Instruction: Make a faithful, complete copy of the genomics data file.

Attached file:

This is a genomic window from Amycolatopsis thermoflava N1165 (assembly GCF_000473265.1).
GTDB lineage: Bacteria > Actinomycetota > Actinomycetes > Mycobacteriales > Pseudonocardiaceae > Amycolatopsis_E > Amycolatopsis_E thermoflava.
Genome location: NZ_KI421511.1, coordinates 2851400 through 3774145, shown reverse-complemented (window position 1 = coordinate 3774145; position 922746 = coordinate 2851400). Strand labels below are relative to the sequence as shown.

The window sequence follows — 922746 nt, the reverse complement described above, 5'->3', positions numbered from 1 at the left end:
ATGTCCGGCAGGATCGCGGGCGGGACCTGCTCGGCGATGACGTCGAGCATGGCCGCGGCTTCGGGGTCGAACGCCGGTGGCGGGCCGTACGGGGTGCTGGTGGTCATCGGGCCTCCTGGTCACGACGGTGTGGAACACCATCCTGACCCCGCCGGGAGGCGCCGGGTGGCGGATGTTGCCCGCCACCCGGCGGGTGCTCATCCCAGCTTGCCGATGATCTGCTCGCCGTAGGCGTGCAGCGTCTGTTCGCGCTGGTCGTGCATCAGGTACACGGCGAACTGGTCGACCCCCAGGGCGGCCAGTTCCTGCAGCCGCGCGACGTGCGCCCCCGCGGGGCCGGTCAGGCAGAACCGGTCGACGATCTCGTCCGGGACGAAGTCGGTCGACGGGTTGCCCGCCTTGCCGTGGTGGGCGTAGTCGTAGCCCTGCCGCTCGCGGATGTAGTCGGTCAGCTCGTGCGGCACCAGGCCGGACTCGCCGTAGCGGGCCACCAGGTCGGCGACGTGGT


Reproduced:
This is a genomic window from Amycolatopsis thermoflava N1165 (assembly GCF_000473265.1).
GTDB lineage: Bacteria > Actinomycetota > Actinomycetes > Mycobacteriales > Pseudonocardiaceae > Amycolatopsis_E > Amycolatopsis_E thermoflava.
Genome location: NZ_KI421511.1, coordinates 2851400 through 3774145, shown reverse-complemented (window position 1 = coordinate 3774145; position 922746 = coordinate 2851400). Strand labels below are relative to the sequence as shown.

The window sequence follows — 922746 nt, the reverse complement described above, 5'->3', positions numbered from 1 at the left end:
ATGTCCGGCAGGATCGCGGGCGGGACCTGCTCGGCGATGACGTCGAGCATGGCCGCGGCTTCGGGGTCGAACGCCGGTGGCGGGCCGTACGGGGTGCTGGTGGTCATCGGGCCTCCTGGTCACGACGGTGTGGAACACCATCCTGACCCCGCCGGGAGGCGCCGGGTGGCGGATGTTGCCCGCCACCCGGCGGGTGCTCATCCCAGCTTGCCGATGATCTGCTCGCCGTAGGCGTGCAGCGTCTGTTCGCGCTGGTCGTGCATCAGGTACACGGCGAACTGGTCGACCCCCAGGGCGGCCAGTTCCTGCAGCCGCGCGACGTGCGCCCCCGCGGGGCCGGTCAGGCAGAACCGGTCGACGATCTCGTCCGGGACGAAGTCGGTCGACGGGTTGCCCGCCTTGCCGTGGTGGGCGTAGTCGTAGCCCTGCCGCTCGCGGATGTAGTCGGTCAGCTCGTGCGGCACCAGGCCGGACTCGCCGTAGCGGGCCACCAGGTCGGCGACGTGGT